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#TalkToMe Yai Yai

I asked my 86-year-old mom -- we call her Yai Yai -- to be the subject of my #TalkToMe Facebook Live interview. Yai Yai said, "Yes. Of course!" and I am 100% sure that she has no idea what a hashtag or Facebook Live is. That kind of sums her up.
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I asked my 86 year old mom - we call her Yai Yai - to be the subject of my #TalkToMe Facebook Live interview. Yai Yai said, "Yes. Of course!" and I am 100% sure that she has no idea what a hashtag or Facebook Live is. That kind of sums her up.

Yai can be a worrywart. She worries about me and my brother and sisters and our kids, almost as a required activity. However, at her core, she is fearless. When we were little, she would pack the five of us in the station wagon, with Tammy, our dachshund, and a few random extra kids, and we traveled the country. We crisscrossed the land, to see the sights - "Hole in the Wall" "The Diving Horse on Steele Pier" "Hefner's Bunny Ranch". No seatbelts. The priorities: Fun and laughter. We grew up best friends with her best friends' and sister's kids. Our cousins share the same genius gene for humor and we are still thick as thieves. Our beloved matriarch, Yai will laugh until the tears roll. As she did, along with the rest of us, when she "dirty danced" to Flo Rida in the epic family Dance-Off of 2010.

Yai Yai is fun. And smart. She got married at 18, had her kids lickety-split. And when we all left the nest, she went to college, graduating summa cum laude with a double major in English and Sociology. She studied post-graduate at Cambridge in England. She has read all of Melville's books, including Omoo and Typee. Do a Sunday NY Times crossword puzzle with Yai and prepare to get your butt handed to you.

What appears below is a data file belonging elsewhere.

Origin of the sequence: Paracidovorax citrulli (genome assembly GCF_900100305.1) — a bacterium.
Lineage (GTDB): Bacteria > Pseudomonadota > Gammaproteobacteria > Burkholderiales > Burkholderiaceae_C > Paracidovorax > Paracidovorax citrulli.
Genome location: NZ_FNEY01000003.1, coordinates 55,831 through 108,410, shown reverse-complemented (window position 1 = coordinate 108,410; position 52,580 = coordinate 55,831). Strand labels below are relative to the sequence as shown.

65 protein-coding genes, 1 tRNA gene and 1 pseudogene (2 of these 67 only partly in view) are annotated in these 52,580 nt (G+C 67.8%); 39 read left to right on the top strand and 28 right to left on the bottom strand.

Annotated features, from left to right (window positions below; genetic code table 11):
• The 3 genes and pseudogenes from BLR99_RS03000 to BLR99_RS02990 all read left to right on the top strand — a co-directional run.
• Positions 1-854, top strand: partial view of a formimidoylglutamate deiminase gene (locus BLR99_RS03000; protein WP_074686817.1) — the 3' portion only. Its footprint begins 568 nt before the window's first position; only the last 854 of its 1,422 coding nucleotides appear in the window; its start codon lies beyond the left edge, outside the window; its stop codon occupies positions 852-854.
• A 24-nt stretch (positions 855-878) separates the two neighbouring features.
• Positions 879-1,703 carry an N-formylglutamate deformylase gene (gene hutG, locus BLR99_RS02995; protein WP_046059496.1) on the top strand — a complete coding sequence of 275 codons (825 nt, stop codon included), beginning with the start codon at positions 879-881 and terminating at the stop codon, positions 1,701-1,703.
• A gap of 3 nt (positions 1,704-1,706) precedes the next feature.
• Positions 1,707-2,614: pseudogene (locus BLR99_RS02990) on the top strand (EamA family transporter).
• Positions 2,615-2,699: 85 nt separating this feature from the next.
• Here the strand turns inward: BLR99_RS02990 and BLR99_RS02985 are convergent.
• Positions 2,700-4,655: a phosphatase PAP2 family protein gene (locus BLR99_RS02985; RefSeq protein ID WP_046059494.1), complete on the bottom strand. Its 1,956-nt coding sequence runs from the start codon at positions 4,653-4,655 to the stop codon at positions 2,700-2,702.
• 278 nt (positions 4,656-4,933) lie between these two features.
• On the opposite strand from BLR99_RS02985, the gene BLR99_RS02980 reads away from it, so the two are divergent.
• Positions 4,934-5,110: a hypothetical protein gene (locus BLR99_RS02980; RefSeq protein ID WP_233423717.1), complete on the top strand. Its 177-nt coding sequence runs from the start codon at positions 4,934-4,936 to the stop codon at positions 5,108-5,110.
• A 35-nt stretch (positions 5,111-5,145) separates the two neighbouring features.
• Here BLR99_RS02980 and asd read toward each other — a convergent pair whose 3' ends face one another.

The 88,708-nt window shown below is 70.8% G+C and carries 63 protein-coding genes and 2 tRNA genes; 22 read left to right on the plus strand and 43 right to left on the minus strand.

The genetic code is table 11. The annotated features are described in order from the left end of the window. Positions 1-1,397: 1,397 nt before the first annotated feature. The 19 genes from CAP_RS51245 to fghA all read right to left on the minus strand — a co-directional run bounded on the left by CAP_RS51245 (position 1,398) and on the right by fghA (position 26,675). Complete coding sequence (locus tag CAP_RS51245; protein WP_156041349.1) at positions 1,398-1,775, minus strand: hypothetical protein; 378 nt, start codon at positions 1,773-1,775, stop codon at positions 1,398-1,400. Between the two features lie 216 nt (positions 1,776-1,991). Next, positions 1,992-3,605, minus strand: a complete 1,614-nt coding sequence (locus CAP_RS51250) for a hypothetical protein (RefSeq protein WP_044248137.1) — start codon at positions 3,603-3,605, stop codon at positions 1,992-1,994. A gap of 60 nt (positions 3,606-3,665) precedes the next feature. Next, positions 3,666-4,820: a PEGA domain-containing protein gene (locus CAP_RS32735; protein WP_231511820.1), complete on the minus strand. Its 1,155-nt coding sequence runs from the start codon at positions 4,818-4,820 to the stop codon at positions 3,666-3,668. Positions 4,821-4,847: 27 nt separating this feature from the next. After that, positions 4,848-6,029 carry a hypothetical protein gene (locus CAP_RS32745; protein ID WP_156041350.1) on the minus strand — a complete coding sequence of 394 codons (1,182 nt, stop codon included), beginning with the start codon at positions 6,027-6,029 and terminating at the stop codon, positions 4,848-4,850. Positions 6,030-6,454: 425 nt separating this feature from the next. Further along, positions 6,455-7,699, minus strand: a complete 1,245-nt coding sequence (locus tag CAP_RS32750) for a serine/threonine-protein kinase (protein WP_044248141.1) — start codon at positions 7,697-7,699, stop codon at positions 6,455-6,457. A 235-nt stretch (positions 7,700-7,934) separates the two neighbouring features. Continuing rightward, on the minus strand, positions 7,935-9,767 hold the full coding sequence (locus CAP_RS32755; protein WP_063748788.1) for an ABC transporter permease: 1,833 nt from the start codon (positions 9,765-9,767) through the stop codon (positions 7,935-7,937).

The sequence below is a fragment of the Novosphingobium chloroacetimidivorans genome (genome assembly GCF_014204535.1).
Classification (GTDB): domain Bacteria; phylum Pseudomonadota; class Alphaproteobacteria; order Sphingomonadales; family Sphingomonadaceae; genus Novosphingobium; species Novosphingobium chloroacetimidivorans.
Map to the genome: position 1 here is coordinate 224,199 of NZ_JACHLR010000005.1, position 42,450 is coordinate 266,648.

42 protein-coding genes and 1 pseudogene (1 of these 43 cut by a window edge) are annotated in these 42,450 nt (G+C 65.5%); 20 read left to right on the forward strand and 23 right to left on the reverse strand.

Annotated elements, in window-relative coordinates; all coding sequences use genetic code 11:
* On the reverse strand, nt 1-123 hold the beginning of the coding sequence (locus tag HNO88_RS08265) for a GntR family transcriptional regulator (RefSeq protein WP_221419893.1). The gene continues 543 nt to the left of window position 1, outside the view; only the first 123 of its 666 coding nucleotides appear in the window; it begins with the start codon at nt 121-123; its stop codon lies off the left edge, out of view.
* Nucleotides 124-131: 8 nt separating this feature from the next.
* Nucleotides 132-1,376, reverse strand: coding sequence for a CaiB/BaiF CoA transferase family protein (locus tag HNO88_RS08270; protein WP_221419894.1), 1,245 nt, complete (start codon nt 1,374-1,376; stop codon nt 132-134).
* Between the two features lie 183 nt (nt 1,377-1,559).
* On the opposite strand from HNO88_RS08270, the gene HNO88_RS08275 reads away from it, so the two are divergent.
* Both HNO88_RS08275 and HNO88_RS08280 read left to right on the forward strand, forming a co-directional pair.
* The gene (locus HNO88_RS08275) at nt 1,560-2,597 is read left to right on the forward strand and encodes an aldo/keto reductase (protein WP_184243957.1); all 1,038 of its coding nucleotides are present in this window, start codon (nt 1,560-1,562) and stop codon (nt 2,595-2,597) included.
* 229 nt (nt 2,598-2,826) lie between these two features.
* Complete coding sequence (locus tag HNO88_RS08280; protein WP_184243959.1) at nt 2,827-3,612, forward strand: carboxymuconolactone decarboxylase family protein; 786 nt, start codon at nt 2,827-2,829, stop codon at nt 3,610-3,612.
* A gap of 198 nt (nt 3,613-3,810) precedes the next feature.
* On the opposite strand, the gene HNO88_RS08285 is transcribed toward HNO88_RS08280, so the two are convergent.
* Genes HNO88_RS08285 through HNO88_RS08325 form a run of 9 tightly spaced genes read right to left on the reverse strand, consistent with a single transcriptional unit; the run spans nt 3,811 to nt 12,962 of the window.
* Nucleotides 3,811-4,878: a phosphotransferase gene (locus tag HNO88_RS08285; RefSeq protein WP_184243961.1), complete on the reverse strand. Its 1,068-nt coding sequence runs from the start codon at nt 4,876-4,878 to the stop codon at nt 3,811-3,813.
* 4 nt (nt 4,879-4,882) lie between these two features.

Yai has impeccable taste. She turned us on to theater and art and great books. She taught us we were worthwhile, and deserving of nice things. "If it's on sale, and no one else wants it, why would we want it?" The velvet rope didn't keep us out. It identified where we should go in. Technically, we were a middle class family. Yai made us feel like royalty.

Yai is game. When my dad announced he was leaving his good job to buy a business in Utah, Yai replied, "I'll go." Then she looked up Utah on the US map, and noted the distance from their Philadelphia home. So she added, "Just so you know, the kids and I will be spending summers on the Jersey Shore." She joined, and ran, every group...from the PTA to the Girl Scout Cookie drive to the Ladies Auxiliary of the Associated Equipment Distributors. She just says, "Yes!" At one of my training events, I watched her participate in a "trust fall" from a four-foot wall. This was right after being dragged through a "cheese grater" of side-by-side car tires. She was 78 years old at the time.

It wasn't all fun and games. On dark days, we learned perspective from Yai. "This too shall pass." "There is more to life than this one." "Bring an envelope for the monsignor.'

I've learned so much from Yai Yai. Managing our household, she taught us a lot about business. Some things are worth going to the wall about. Other things, well, just let it go. She knows how to rally the troops, and will take charge when required.

Yai is the best when it comes to babies. Nobody can get a child to sleep like Yai Yai. Every one of her grandkids and great grandkids adore her. She also taught us that bedtime was non-negotiable and adults get to have a life, too. She is the center of our wonderful, noisy, loving, fun and funny family.

This little video is like the preview of a really great film. Yai is so much bigger than what I've shared here. Still, this interview reminded me that the things I appreciate most about myself, are the characteristics I see in my mom. What a gift. I think I'll continue this conversation.

Thanks for the nudge, @HuffingtonPost and #TalkToMe.